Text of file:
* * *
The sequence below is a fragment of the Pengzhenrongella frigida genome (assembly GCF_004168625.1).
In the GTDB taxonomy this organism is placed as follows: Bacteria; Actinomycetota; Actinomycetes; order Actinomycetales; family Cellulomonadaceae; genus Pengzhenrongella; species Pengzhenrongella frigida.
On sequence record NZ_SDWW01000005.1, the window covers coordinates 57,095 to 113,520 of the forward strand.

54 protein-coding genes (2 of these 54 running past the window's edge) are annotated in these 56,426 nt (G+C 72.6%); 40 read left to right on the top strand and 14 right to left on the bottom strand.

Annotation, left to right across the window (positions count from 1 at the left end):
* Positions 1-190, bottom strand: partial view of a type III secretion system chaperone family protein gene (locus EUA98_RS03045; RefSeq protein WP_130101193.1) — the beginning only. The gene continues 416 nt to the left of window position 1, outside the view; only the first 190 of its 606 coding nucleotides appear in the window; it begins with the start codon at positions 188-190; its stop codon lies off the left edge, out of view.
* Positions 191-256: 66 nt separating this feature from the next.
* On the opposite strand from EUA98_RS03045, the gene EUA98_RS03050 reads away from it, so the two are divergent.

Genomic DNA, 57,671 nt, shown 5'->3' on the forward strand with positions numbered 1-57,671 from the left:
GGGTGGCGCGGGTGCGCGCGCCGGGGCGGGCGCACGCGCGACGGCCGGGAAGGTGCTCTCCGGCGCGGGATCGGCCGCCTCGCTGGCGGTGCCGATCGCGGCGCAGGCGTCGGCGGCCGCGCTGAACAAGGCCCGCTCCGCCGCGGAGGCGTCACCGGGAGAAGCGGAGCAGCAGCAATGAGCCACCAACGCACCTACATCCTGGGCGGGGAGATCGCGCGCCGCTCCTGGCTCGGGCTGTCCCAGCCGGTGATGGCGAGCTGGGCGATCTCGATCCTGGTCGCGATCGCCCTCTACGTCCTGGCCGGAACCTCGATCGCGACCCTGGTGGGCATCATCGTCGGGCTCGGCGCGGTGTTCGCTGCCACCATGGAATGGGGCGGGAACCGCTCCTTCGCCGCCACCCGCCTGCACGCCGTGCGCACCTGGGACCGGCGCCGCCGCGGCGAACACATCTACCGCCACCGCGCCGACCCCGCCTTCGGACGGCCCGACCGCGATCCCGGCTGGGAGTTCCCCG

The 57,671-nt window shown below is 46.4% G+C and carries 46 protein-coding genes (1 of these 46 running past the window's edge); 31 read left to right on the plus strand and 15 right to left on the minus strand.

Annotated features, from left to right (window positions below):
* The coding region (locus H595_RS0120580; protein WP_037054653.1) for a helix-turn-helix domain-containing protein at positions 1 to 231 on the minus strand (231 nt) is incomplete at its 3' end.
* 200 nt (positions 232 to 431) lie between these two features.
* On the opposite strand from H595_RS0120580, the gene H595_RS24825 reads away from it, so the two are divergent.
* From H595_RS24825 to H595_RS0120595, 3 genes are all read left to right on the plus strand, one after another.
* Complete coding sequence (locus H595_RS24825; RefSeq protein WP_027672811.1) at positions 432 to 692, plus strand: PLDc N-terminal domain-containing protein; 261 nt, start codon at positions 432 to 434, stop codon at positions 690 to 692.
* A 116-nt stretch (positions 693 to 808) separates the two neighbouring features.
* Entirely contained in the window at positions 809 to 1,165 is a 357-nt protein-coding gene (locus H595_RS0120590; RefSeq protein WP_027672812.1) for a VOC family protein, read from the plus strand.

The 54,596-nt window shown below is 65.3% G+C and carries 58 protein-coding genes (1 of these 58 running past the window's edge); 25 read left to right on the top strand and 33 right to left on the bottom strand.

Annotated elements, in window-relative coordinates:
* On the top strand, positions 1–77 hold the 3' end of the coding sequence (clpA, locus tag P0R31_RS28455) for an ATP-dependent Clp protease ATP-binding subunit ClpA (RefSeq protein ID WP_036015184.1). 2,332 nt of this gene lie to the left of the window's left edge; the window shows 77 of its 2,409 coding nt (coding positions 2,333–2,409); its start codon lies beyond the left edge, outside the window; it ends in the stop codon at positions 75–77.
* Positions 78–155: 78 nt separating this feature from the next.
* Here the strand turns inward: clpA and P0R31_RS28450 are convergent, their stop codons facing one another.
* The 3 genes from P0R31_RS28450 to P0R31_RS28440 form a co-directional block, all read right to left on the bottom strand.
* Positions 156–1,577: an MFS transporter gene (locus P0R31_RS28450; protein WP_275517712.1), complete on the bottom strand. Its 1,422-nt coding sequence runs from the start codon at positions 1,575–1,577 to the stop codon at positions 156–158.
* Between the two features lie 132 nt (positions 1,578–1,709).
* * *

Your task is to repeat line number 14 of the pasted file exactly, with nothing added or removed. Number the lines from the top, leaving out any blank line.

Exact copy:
* 200 nt (positions 232 to 431) lie between these two features.